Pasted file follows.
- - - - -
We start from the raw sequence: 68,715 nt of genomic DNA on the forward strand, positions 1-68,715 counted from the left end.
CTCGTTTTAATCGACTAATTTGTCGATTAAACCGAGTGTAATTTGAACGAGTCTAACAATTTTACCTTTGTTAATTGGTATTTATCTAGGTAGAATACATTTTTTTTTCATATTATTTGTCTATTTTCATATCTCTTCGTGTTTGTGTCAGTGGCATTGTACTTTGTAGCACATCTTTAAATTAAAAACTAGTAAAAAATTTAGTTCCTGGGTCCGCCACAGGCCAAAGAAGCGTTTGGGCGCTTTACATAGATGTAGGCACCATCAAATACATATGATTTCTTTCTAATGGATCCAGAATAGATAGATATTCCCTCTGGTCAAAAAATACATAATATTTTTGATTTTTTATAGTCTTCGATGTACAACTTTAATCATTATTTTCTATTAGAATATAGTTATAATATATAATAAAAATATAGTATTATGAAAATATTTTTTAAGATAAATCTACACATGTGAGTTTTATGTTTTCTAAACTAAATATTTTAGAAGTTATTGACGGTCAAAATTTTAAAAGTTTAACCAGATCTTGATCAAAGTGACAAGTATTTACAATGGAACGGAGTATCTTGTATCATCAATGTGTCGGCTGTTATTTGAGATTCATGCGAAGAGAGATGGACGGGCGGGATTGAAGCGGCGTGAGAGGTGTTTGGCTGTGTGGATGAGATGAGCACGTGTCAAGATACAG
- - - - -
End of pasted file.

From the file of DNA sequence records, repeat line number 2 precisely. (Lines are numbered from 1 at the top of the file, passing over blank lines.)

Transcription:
CTCGTTTTAATCGACTAATTTGTCGATTAAACCGAGTGTAATTTGAACGAGTCTAACAATTTTACCTTTGTTAATTGGTATTTATCTAGGTAGAATACATTTTTTTTTCATATTATTTGTCTATTTTCATATCTCTTCGTGTTTGTGTCAGTGGCATTGTACTTTGTAGCACATCTTTAAATTAAAAACTAGTAAAAAATTTAGTTCCTGGGTCCGCCACAGGCCAAAGAAGCGTTTGGGCGCTTTACATAGATGTAGGCACCATCAAATACATATGATTTCTTTCTAATGGATCCAGAATAGATAGATATTCCCTCTGGTCAAAAAATACATAATATTTTTGATTTTTTATAGTCTTCGATGTACAACTTTAATCATTATTTTCTATTAGAATATAGTTATAATATATAATAAAAATATAGTATTATGAAAATATTTTTTAAGATAAATCTACACATGTGAGTTTTATGTTTTCTAAACTAAATATTTTAGAAGTTATTGACGGTCAAAATTTTAAAAGTTTAACCAGATCTTGATCAAAGTGACAAGTATTTACAATGGAACGGAGTATCTTGTATCATCAATGTGTCGGCTGTTATTTGAGATTCATGCGAAGAGAGATGGACGGGCGGGATTGAAGCGGCGTGAGAGGTGTTTGGCTGTGTGGATGAGATGAGCACGTGTCAAGATACAG